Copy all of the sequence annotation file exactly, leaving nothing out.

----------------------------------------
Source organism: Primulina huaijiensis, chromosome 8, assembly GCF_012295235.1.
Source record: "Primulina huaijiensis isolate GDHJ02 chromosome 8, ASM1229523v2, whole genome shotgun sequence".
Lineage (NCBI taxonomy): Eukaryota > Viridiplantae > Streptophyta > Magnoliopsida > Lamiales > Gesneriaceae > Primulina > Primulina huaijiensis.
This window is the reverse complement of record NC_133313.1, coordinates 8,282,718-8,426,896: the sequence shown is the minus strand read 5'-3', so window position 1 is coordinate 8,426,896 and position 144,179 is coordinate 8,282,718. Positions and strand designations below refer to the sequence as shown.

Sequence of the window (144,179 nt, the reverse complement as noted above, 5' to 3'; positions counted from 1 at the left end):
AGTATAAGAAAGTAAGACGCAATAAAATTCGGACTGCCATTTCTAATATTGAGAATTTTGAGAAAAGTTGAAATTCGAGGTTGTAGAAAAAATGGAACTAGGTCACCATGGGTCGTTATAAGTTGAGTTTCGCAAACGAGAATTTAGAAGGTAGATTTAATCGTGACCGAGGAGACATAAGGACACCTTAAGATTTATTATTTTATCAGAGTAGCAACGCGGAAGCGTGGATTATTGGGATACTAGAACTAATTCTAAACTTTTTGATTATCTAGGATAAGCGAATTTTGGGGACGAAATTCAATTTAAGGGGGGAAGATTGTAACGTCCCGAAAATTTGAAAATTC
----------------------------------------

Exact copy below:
Source organism: Primulina huaijiensis, chromosome 8, assembly GCF_012295235.1.
Source record: "Primulina huaijiensis isolate GDHJ02 chromosome 8, ASM1229523v2, whole genome shotgun sequence".
Lineage (NCBI taxonomy): Eukaryota > Viridiplantae > Streptophyta > Magnoliopsida > Lamiales > Gesneriaceae > Primulina > Primulina huaijiensis.
This window is the reverse complement of record NC_133313.1, coordinates 8,282,718-8,426,896: the sequence shown is the minus strand read 5'-3', so window position 1 is coordinate 8,426,896 and position 144,179 is coordinate 8,282,718. Positions and strand designations below refer to the sequence as shown.

Sequence of the window (144,179 nt, the reverse complement as noted above, 5' to 3'; positions counted from 1 at the left end):
AGTATAAGAAAGTAAGACGCAATAAAATTCGGACTGCCATTTCTAATATTGAGAATTTTGAGAAAAGTTGAAATTCGAGGTTGTAGAAAAAATGGAACTAGGTCACCATGGGTCGTTATAAGTTGAGTTTCGCAAACGAGAATTTAGAAGGTAGATTTAATCGTGACCGAGGAGACATAAGGACACCTTAAGATTTATTATTTTATCAGAGTAGCAACGCGGAAGCGTGGATTATTGGGATACTAGAACTAATTCTAAACTTTTTGATTATCTAGGATAAGCGAATTTTGGGGACGAAATTCAATTTAAGGGGGGAAGATTGTAACGTCCCGAAAATTTGAAAATTC